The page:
After researching your options, applying to schools, gaining admission, and selecting your new academic home, the real fun begins! You’re moving to another country and starting your university adventure, and being far from home can be exciting but challenging. New opportunities await you both professionally and personally, but you’ll also be navigating a foreign country, a different language, and a new college campus and living experience—all while attempting to make connections and friends.
It’s important to remember that you’re not alone; over one million international students study in the US each year. While you may initially feel anxious as you experience culture shock adjusting to university life, you’ll quickly find there are people in your new community who want to support you through this big transition. There are students who want to be your friend and share in your adventure. There are many opportunities to connect with students but knowing where to begin is key. Here are some places, programs, and tips to help you meet new people and make lasting friendships on your future campus.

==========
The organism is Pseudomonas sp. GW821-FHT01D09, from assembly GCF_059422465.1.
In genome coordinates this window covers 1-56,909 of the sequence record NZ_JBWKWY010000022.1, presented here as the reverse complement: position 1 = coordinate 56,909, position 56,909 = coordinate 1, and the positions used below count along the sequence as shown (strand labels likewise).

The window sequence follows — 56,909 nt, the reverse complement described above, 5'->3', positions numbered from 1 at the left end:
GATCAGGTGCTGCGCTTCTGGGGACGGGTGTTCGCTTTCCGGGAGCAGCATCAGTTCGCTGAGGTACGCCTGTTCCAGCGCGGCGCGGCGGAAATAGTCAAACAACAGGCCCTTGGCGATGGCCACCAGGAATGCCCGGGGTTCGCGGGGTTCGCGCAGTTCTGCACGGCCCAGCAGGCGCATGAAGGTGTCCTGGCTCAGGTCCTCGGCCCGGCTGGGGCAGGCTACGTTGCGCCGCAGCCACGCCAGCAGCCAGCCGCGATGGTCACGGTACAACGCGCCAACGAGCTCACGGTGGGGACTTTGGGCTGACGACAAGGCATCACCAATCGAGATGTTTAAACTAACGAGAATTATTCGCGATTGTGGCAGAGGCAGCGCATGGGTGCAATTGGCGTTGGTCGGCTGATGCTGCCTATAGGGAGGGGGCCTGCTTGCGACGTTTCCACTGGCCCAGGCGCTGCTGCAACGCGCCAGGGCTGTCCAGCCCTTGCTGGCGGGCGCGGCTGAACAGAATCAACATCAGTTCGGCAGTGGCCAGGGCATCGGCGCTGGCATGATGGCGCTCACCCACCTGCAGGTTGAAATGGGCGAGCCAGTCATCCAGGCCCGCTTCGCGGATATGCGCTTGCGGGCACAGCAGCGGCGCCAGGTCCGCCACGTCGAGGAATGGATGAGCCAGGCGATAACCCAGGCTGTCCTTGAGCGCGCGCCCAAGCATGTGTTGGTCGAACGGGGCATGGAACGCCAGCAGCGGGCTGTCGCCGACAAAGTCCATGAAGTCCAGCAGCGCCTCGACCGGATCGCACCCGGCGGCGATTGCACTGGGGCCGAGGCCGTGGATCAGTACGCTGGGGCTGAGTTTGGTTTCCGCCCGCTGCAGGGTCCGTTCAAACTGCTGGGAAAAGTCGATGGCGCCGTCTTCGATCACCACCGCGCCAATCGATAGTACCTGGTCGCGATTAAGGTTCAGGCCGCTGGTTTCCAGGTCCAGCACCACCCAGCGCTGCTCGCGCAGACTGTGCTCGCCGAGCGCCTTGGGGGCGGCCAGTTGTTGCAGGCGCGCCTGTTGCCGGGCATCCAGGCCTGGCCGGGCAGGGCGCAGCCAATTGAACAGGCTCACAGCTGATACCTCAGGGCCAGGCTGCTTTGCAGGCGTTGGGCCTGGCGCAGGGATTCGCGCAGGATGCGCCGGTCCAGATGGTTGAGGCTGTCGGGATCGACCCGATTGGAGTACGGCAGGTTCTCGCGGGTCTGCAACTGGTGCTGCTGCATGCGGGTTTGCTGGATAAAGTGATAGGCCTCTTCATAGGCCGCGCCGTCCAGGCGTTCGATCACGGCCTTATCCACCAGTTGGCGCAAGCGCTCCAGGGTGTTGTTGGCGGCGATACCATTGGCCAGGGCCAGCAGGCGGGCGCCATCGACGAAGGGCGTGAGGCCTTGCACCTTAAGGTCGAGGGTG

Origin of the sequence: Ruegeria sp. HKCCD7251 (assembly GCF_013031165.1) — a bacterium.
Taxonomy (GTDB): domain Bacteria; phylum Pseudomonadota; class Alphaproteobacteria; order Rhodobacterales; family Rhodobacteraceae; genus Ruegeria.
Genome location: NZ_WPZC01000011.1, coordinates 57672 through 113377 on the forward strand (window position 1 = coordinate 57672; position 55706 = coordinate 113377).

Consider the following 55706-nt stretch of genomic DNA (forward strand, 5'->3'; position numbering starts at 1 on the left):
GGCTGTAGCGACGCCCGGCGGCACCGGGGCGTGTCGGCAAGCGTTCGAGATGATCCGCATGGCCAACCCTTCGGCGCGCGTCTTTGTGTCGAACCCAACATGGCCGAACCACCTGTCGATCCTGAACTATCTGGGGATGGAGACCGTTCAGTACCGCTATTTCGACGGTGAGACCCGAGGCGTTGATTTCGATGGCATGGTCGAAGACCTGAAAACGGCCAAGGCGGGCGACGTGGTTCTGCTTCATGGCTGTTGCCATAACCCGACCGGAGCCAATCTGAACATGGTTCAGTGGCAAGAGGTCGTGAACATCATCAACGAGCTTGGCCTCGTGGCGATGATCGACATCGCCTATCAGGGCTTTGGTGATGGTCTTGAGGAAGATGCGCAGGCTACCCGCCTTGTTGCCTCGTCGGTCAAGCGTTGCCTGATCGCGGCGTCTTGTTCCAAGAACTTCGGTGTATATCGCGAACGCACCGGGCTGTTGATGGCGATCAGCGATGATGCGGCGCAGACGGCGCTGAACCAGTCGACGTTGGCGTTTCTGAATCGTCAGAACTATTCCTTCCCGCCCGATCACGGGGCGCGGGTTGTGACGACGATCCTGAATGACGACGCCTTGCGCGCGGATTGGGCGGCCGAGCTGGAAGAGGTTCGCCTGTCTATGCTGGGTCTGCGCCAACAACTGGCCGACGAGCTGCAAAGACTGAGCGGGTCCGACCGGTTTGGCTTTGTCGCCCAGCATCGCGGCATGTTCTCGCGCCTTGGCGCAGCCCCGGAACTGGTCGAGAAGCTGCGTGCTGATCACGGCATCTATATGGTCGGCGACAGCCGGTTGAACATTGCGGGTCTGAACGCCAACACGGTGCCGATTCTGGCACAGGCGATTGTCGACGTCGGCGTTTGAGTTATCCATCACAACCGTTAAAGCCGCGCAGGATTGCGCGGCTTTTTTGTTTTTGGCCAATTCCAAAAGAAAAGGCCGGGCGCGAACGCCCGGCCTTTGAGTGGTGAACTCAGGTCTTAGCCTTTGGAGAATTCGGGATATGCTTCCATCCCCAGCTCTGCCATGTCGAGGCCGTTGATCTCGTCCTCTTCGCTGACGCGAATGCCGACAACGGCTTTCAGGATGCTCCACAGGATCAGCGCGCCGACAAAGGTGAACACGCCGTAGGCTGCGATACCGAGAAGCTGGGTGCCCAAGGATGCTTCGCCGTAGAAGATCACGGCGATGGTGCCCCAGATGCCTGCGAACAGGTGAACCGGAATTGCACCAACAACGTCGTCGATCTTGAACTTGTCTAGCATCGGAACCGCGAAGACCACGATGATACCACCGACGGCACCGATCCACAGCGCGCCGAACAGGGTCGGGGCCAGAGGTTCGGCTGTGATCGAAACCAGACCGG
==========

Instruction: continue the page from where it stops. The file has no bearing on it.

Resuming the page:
1. The international students office
It may have different names on university campuses, but your school’s international students office is a great place to start making connections when you arrive. This office ensures international students have a smooth transition to university through events and activities like international orientation, Welcome Week, local sightseeing tours, and casual meet-and-greets for new students. At these events, you’ll meet other international students like yourself as well as current students who are eager to connect with incoming students and pass what they’ve learned onto you.
It’s important to take advantage of these opportunities, so take the time to attend campus activities and events. They’re designed to help you meet faculty, staff, and students who can make you feel welcome on campus. You’ll have many questions when you arrive, from where to buy items for your dorm room to where a specific office or building is located, and they can likely answer them for you. Remember, you’re now part of a diverse, global community that thrives on togetherness and inclusion. You may walk in by yourself, but by the time you leave, you’ll have made new connections that will last a lifetime.